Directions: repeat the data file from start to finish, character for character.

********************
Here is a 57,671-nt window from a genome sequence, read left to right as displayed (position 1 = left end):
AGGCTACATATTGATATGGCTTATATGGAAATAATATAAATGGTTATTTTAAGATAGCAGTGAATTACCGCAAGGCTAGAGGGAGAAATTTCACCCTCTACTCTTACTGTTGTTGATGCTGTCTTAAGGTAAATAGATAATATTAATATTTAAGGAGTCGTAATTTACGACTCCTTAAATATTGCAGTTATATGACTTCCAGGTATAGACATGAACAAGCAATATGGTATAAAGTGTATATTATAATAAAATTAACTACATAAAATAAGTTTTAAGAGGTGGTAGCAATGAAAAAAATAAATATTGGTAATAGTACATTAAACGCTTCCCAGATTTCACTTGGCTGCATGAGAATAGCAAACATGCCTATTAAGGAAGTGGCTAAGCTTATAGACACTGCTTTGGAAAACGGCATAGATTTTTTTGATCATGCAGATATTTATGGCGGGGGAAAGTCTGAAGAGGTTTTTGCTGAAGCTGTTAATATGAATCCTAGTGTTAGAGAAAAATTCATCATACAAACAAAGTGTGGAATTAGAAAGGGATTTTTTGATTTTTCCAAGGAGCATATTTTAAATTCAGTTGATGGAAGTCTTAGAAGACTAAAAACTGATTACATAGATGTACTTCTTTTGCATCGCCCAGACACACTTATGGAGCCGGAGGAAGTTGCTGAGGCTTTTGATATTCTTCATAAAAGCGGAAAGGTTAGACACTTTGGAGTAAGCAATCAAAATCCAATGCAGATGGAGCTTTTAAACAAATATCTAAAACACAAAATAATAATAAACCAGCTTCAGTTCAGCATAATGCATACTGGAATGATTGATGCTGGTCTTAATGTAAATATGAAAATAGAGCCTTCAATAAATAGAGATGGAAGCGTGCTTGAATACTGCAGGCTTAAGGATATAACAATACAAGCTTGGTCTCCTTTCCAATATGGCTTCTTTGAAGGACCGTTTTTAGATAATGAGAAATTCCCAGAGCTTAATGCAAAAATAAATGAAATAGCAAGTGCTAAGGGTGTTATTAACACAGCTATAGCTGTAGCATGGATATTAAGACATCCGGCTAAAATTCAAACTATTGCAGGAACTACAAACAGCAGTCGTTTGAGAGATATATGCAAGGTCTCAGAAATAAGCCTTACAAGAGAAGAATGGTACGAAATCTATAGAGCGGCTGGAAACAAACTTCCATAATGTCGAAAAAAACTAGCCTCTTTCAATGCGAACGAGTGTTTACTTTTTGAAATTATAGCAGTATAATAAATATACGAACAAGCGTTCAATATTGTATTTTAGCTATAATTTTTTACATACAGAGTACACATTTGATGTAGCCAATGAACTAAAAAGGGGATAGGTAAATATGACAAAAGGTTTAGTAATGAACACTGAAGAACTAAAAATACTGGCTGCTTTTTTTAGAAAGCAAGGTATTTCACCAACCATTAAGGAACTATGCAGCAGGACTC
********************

Here is a 57,671-nt window from a genome sequence, read left to right as displayed (position 1 = left end):
AGGCTACATATTGATATGGCTTATATGGAAATAATATAAATGGTTATTTTAAGATAGCAGTGAATTACCGCAAGGCTAGAGGGAGAAATTTCACCCTCTACTCTTACTGTTGTTGATGCTGTCTTAAGGTAAATAGATAATATTAATATTTAAGGAGTCGTAATTTACGACTCCTTAAATATTGCAGTTATATGACTTCCAGGTATAGACATGAACAAGCAATATGGTATAAAGTGTATATTATAATAAAATTAACTACATAAAATAAGTTTTAAGAGGTGGTAGCAATGAAAAAAATAAATATTGGTAATAGTACATTAAACGCTTCCCAGATTTCACTTGGCTGCATGAGAATAGCAAACATGCCTATTAAGGAAGTGGCTAAGCTTATAGACACTGCTTTGGAAAACGGCATAGATTTTTTTGATCATGCAGATATTTATGGCGGGGGAAAGTCTGAAGAGGTTTTTGCTGAAGCTGTTAATATGAATCCTAGTGTTAGAGAAAAATTCATCATACAAACAAAGTGTGGAATTAGAAAGGGATTTTTTGATTTTTCCAAGGAGCATATTTTAAATTCAGTTGATGGAAGTCTTAGAAGACTAAAAACTGATTACATAGATGTACTTCTTTTGCATCGCCCAGACACACTTATGGAGCCGGAGGAAGTTGCTGAGGCTTTTGATATTCTTCATAAAAGCGGAAAGGTTAGACACTTTGGAGTAAGCAATCAAAATCCAATGCAGATGGAGCTTTTAAACAAATATCTAAAACACAAAATAATAATAAACCAGCTTCAGTTCAGCATAATGCATACTGGAATGATTGATGCTGGTCTTAATGTAAATATGAAAATAGAGCCTTCAATAAATAGAGATGGAAGCGTGCTTGAATACTGCAGGCTTAAGGATATAACAATACAAGCTTGGTCTCCTTTCCAATATGGCTTCTTTGAAGGACCGTTTTTAGATAATGAGAAATTCCCAGAGCTTAATGCAAAAATAAATGAAATAGCAAGTGCTAAGGGTGTTATTAACACAGCTATAGCTGTAGCATGGATATTAAGACATCCGGCTAAAATTCAAACTATTGCAGGAACTACAAACAGCAGTCGTTTGAGAGATATATGCAAGGTCTCAGAAATAAGCCTTACAAGAGAAGAATGGTACGAAATCTATAGAGCGGCTGGAAACAAACTTCCATAATGTCGAAAAAAACTAGCCTCTTTCAATGCGAACGAGTGTTTACTTTTTGAAATTATAGCAGTATAATAAATATACGAACAAGCGTTCAATATTGTATTTTAGCTATAATTTTTTACATACAGAGTACACATTTGATGTAGCCAATGAACTAAAAAGGGGATAGGTAAATATGACAAAAGGTTTAGTAATGAACACTGAAGAACTAAAAATACTGGCTGCTTTTTTTAGAAAGCAAGGTATTTCACCAACCATTAAGGAACTATGCAGCAGGACTC